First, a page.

Review: After first teaming up with Uzuri back in 2016, Italian producer Giorgio Luceri finally makes a return with a second part of his Space Fire Truth series. There seems to be a concept lingering in the presentation of the music, but let's focus on the sounds themselves. "Collinder 69 Funk" is an effervescent burst of uplifting energy with a groove that feels housey underneath plush Detroit techno synths. "The Early Morning Ouroboros" switches things up with a pacey, chopped up broken beat trip peppered with soulful vocals and instrumentation. "Kepler 16b" is a moodier affair that lets the techno side of Luceri's sound bleed through, and then "Tu Sei Il Maestro Dell'Eterno Ritorno" finishes the record off on a stirring, romantic tip with swooning strings aplenty.
Review: The output of German producer Lucky Charmz is usually reserved for local imprint Lehult but here the Hamburg/Lisbon/Lund based fellow is back on Moody for the Seaside Greetings EP. Starting out with the dreamy and sampledelic deep house of "Ola Do Mar" or the cheeky disco-funk edit of "Sleepy Hollow" which has a very familiar hook. On the flip "Got Away Clean" goes for some lo-slung/slo-mo house for a change of tempo, as does the aptly titled "Deep Dive" for some truly emotive soulfulness.
Review: Back in the autumn of 2016, Karl Lumont and Ray Kadinski joined forces for a collaborative contribution to the very first Strictly Lo-FI label release. Here they're reunited by The Other Planet label, which has wisely decided to offer them a side of vinyl each to showcase their wares. Lumont handles the A-side, first serving up the gently jaunty melodies, swirling background sounds and fiendishly loose and lo-fi deep house beats of "Cloudy Mountains", before travelling space-wards via the gently intergalactic "Blue Flamingo". Kadinski picks up where his friend left off with "Waste My Time", a hypnotic and starry chunk of heads-down deep house. Arguably even better, though, is lo-fi deep house stomper "Where U At", whose cheap drum machine hits sound both crunchy and wickedly metallic.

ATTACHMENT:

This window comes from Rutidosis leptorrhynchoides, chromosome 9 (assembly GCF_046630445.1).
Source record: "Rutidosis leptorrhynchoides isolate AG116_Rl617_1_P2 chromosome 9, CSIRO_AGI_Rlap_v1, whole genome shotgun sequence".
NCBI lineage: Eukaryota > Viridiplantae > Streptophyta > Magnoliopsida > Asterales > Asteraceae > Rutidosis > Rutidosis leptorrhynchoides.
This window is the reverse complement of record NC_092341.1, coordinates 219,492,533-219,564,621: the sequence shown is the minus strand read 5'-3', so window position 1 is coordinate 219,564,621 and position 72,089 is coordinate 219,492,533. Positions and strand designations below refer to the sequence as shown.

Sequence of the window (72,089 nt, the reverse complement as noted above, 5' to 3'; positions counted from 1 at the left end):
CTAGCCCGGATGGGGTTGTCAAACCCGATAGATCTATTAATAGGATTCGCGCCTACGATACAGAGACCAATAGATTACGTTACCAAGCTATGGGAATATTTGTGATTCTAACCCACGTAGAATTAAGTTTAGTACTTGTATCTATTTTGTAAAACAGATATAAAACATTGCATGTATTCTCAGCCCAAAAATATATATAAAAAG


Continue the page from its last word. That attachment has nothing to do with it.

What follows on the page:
Review: The oh-so ironically named Super Tuff are back in business with the first solo artist release on the label, welcoming Local Talk champ and all round wunderkind producer Marcel Lune. The musicality is spilling out of this 12" at every turn, from the Floating Points-esque synth orchestrations of "Moon Sequence" to the motivational rush of piano playing and cosmic FX sweeping on "You Can Do It!". "Unknownz" is a more mystical affair that drafts in seagulls and crashing waves to help spell out another effervescent, bouncy house trip. "Sun" brings some seriously deft drum / handclap programming to the table, but still those ascendant lead lines are the star of the show.
Review: Stroud's most prolific deep house wizard casts more spells... Following a volley of smouldering sessions on Studio Rockers and Local Talk comes this mesmerising five-piece on Pusic. Each cut a one way ticket to another astral plane, highlights include the intoxicating euphoria of "Mr Strings", the smoky vapour trails and soft jack sensibility of "Venus Trax" and the planet-chowing rocket surge of "Discord". Simply stunning.
Review: On their second 12", the Honey Butter crew prove themselves to be experts in the arts of mellifluous house jams, just like their name suggests. Leipzig's M.ono has previously been spotted on Rose Records, Heist and Nite Grooves amongst others, and sounds in fine fettle on this smooth sailing 12" of feel good house jams. "Peanut Butter Lover" has it all - dreamy pads, throbbing bassline, lingering piano. "Bummi" meanwhile aims for a clubbier feel offset by chirpy vibraphone notes, and then "Made In Montana" rounds the EP off with some deft keys and an overall deep atmosphere.